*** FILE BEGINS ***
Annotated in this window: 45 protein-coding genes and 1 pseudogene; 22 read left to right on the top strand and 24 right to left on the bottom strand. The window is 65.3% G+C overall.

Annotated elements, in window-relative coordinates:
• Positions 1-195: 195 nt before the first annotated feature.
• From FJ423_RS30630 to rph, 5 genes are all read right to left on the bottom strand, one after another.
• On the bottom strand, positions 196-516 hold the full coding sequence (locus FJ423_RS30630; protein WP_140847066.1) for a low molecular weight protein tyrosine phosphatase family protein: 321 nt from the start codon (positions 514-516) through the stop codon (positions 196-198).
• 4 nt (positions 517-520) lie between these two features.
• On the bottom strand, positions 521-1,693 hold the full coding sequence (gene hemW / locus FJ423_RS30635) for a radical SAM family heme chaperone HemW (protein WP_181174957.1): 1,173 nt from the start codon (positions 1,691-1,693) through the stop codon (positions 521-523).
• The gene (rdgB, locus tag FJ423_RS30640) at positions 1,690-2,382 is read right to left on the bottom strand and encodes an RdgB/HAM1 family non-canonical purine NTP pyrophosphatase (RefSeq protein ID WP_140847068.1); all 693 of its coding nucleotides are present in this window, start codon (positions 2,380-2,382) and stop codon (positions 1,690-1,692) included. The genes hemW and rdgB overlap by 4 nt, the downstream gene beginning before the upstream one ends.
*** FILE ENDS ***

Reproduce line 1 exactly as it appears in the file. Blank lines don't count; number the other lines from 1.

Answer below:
Annotated in this window: 45 protein-coding genes and 1 pseudogene; 22 read left to right on the top strand and 24 right to left on the bottom strand. The window is 65.3% G+C overall.